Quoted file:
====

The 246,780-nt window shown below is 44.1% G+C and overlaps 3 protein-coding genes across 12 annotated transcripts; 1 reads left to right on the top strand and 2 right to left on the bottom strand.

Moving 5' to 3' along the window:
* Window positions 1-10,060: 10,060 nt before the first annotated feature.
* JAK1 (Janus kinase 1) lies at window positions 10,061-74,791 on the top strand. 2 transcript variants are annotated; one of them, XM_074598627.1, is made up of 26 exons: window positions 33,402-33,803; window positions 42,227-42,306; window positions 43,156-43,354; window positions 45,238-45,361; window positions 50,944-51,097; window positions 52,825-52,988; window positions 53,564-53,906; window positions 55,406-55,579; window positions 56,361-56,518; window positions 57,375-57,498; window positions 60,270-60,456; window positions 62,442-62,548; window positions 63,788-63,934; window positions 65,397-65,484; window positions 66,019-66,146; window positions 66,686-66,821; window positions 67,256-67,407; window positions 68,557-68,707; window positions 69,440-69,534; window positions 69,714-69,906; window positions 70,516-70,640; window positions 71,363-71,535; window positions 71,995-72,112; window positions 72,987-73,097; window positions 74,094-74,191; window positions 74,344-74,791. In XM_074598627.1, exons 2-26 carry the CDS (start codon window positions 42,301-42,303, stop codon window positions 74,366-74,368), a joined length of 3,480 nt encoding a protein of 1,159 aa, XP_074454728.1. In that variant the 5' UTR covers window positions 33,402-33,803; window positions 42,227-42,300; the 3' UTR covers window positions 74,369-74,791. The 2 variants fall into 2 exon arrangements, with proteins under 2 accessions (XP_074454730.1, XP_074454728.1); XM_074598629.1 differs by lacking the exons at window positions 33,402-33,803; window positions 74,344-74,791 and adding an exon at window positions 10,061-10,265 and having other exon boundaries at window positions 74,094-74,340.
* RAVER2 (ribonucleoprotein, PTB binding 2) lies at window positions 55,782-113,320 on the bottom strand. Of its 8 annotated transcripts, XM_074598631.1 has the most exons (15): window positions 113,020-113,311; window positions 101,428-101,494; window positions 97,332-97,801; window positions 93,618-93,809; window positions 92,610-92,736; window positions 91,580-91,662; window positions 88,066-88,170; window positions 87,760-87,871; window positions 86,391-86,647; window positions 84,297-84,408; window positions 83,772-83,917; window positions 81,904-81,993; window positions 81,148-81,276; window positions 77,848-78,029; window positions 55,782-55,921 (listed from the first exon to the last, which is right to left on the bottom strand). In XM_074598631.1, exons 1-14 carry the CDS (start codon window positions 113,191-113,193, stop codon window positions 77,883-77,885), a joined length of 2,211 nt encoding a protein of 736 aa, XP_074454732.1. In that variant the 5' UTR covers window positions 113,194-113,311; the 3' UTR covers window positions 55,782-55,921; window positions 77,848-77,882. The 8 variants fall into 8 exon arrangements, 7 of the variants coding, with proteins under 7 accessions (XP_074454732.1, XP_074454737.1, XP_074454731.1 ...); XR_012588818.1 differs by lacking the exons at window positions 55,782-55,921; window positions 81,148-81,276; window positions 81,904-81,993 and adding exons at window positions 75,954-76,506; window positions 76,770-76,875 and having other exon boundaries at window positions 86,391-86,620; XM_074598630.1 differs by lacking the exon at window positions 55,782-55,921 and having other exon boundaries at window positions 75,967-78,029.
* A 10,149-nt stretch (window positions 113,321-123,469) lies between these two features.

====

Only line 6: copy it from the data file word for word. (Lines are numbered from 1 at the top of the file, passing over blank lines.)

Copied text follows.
* A 10,149-nt stretch (window positions 113,321-123,469) lies between these two features.